Brass Fetcher Ballistic Testing

The 45 GAP or 45 Glock Automatic Pistol cartridge is a shortened 45 ACP case that functions in handguns that accept 40 S&W and 9mm Luger magazines. This is a fine idea in view of the difficulty that many shooters, including myself, have in getting a firm grip on the larger handguns that utilize double-column 45 ACP magazines. Maintaining a firm, repeatable, grip on a firearm helps to increase your accuracy with a firearm and this will make you a better shot.

I wish that I invented the phrase: “There isn’t any such thing as a free lunch.” But alas and alack, that was Robert Heinlein. You pick up many benefits when you switch to 45 G.A.P but you lose some things as well. To begin, the chamber pressure of the 45 ACP is in the neighborhood of 21,000 PSI while the chamber pressure of the 45 G.A.P is 23,000 PSI. The difference is not enough to write home about so it is fair to assume that the ‘snappiness’ of the round is similar to the 45 ACP which is often described as ‘more of a push than a shove’. This helps reduce the perception of recoil and helps you reacquire the target quickly for a second shot. As we have talked about in other pages on this website, firearm propellant does not directly follow the Ideal Gas law but it follows it notionally. To restate it for convenience (see Equation 1):

Equation 1

We ignore the m and R terms for convenience here. So restated in Equation 2.

Equation 2

Holding the Pressure of the 45 G.A.P as constant, the Volume is decreased by the shorter case of the 45 G.A.P. This means that the Temperature will be lower. The lower the temperature, the smaller the quantity of propellant that can be burned or deflagrated in the same period of time. Now it becomes apparent why Federal Cartridge chose to increase the chamber pressure of the 45 GAP to slightly higher than the 45 ACP, as presented notionally in Equation 3:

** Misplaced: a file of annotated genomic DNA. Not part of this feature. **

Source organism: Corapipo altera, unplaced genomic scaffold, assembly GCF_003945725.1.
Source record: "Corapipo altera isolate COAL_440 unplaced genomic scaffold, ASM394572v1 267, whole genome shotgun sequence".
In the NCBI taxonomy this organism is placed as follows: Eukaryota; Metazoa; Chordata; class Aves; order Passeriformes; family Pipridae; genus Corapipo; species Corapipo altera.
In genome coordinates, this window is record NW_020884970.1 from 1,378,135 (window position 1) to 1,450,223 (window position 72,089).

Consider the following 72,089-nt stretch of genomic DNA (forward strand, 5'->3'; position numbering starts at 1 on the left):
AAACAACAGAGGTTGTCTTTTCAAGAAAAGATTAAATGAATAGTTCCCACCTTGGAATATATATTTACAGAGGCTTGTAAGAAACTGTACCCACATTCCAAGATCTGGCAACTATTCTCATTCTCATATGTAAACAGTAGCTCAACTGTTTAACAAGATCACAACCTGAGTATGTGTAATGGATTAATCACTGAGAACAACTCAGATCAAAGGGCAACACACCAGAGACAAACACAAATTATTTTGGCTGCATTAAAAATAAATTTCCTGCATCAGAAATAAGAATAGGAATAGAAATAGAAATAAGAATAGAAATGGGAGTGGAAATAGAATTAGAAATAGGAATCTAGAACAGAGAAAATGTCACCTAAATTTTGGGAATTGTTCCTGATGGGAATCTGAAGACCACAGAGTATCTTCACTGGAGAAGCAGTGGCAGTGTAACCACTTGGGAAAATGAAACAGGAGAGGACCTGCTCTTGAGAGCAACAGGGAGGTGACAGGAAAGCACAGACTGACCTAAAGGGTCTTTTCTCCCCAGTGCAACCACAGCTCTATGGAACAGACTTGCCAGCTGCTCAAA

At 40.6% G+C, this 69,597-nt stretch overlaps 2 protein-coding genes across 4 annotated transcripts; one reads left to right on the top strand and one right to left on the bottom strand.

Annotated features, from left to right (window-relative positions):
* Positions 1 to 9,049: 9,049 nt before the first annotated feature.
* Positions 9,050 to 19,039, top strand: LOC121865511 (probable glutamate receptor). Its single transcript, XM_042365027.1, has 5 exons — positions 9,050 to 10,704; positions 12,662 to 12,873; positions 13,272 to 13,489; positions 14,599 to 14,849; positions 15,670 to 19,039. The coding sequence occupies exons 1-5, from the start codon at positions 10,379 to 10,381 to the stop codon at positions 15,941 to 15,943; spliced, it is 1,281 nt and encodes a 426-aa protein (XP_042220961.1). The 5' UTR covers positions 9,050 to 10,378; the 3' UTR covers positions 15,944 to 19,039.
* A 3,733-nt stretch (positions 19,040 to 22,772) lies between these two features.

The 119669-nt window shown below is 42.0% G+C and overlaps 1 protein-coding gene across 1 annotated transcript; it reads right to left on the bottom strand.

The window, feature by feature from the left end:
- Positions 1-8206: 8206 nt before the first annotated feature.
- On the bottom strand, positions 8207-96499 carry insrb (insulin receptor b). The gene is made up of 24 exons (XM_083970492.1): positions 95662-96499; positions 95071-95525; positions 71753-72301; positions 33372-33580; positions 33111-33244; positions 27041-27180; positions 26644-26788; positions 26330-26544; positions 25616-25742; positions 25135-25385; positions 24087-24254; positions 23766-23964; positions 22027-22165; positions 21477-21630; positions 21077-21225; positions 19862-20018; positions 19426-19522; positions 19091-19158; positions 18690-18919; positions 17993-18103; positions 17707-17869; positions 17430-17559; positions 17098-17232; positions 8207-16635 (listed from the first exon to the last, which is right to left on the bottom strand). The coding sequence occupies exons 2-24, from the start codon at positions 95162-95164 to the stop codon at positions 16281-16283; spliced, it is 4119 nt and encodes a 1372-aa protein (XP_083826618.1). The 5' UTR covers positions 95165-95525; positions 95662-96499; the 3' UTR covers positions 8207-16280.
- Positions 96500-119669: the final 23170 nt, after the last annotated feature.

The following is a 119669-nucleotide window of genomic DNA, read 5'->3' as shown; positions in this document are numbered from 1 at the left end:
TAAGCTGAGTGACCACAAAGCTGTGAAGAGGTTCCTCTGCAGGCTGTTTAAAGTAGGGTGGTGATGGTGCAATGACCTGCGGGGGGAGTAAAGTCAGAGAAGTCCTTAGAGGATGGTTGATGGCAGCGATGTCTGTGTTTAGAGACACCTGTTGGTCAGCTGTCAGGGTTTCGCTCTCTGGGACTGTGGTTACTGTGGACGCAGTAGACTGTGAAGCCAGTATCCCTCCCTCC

Equation 3

As long as the quantity of propellant in the 45 G.A.P is similar to the 45 ACP, then you should get similar terminal performance for a given barrel length.

So what do you give up by shooting a 45 G.A.P? If you are using a sub-compact handgun like the Glock 39 you will experience moderate-heavy recoil. This is not a good ‘first handgun’ but it is an excellent combination if you are an experienced pistol shooter. The ‘loss’ category goes to zero as you move up in size. Using the Glock 38, a compact shooting 45 G.A.P, you will find that the felt recoil is reduced due to the increased surface area presented by the longer backstrap of the grip. Your cost for the increased performance is a capacity of 8 cartridges in a weapon that can hold 15 9mm Luger cartridges.

This caliber is increasingly gaining acceptance in the shooting world as more private gun owners and law enforcement agencies adopt this cartridge. The ‘deficiency’ in magazine capacity might not be an issue for the average shooter, if they ever have to use the firearm. If you are under attack and deadly force is authorized, rare would be the person who benefits from having a fight draw out into a prolonged conflict. You need to be accurate with your shots and determined to win. Only then does the significant terminal effectiveness of the 45 G.A.P come in to play. As always, balance your needs with a realistic threat assessment of your life and environment.

Ammunition selection for this caliber is the same as with the 45 ACP. 185gr JHP bullets or heavier, pushed fast out of the barrel. Expansion out of the short barrel guns and post heavy clothing may be sketchy with some ammunition. Testing should be performed, or reliable terminal ballistics testing information should be sought out before selecting defensive ammunition for your firearm.

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